Overview of Business Ethics

This Code outlines the broad principles of legal and ethical business conduct embraced by the Company. It is not a complete list of legal or ethical questions an Associate might face in the course of business and, therefore, this Code must be applied using common sense and good judgment. Additionally, under certain circumstances, local country law may establish requirements that differ from this Code. The Company’s Associates worldwide are expected to comply with all local country laws AND Company policies.

It is essential that we all be aware of possible violations of the Company’s business ethics – whether these violations occur in dealings with the government or the private sector, and whether they occur because of oversight or intention. To provide guidance to our Associates, we have compiled a list of some areas where breaches of ethical behavior may occur:

Improper or excessive payments of any of the following:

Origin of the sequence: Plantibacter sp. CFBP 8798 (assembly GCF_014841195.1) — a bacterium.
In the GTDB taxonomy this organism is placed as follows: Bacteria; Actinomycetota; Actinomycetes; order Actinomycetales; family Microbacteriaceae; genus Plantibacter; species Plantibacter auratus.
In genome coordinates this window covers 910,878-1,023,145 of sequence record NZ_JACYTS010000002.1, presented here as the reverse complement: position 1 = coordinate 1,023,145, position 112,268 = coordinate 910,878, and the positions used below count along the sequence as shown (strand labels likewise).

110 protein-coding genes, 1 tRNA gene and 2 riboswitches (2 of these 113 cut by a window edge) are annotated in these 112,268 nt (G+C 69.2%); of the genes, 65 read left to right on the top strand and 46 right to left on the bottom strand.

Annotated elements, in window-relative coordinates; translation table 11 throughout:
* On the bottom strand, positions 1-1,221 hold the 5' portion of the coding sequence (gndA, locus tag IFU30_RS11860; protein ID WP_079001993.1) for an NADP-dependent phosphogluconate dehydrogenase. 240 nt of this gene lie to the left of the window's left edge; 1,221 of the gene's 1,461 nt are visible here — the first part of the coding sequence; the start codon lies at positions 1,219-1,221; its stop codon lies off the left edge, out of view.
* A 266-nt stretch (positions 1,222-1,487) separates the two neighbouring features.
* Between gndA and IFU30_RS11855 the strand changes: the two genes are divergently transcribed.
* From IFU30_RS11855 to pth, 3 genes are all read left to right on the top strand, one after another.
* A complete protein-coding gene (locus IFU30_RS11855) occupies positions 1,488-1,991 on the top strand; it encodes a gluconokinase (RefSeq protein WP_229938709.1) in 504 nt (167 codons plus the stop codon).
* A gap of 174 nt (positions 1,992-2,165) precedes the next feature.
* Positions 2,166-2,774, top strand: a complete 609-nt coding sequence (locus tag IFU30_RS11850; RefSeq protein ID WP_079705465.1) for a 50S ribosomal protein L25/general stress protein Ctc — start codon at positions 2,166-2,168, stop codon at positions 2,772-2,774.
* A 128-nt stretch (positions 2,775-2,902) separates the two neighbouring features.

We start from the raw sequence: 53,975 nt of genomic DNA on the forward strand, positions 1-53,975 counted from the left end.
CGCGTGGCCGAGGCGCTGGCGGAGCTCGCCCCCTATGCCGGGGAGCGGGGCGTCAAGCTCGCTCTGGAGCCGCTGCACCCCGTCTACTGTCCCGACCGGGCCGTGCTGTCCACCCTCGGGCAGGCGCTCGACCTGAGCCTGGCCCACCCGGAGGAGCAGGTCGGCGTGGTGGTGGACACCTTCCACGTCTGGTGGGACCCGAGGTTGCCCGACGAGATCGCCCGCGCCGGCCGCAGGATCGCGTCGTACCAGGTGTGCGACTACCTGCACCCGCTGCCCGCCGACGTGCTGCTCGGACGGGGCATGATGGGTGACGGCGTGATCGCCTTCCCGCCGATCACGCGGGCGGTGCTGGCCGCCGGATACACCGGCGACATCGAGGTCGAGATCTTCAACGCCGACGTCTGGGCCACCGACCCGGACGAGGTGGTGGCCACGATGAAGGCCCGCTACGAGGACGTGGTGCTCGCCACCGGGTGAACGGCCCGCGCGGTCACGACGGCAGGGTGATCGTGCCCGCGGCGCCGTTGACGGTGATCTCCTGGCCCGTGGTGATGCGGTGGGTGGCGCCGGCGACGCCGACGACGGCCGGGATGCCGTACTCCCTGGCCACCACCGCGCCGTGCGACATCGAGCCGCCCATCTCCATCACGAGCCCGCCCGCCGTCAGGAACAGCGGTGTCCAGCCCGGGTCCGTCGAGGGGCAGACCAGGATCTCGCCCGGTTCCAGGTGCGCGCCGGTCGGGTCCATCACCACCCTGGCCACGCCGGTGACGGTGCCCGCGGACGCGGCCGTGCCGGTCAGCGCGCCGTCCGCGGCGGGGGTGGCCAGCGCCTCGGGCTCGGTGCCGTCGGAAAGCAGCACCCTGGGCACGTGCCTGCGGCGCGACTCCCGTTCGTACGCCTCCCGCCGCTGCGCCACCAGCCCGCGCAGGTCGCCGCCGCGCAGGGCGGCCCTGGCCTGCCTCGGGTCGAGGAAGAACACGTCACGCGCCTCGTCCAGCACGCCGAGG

Consulting FeesNondeductible ExpensesExpense ReportsInsurance PremiumsOther Professional Fees
Agents’ FeesPublic Relations FeesDirector and Officer PaymentsEmployee LoansEmployee Bonuses or Compensation Not Recorded in the Company’s Payroll Records
Miscellaneous ExpenseCommissionsAdvertising FeesLegal FeesAdding Persons to the Payroll Who are Not Actively Working for the Company

Examples of questionable transactions:

  • Questionable payments of any type, including those to agents, consultants or professionals, such as those whose backgrounds have not been adequately investigated.
  • Payroll-related expenditures, bonuses, awards and noncash gifts given to or by Associates without proper approval and adequate documentation;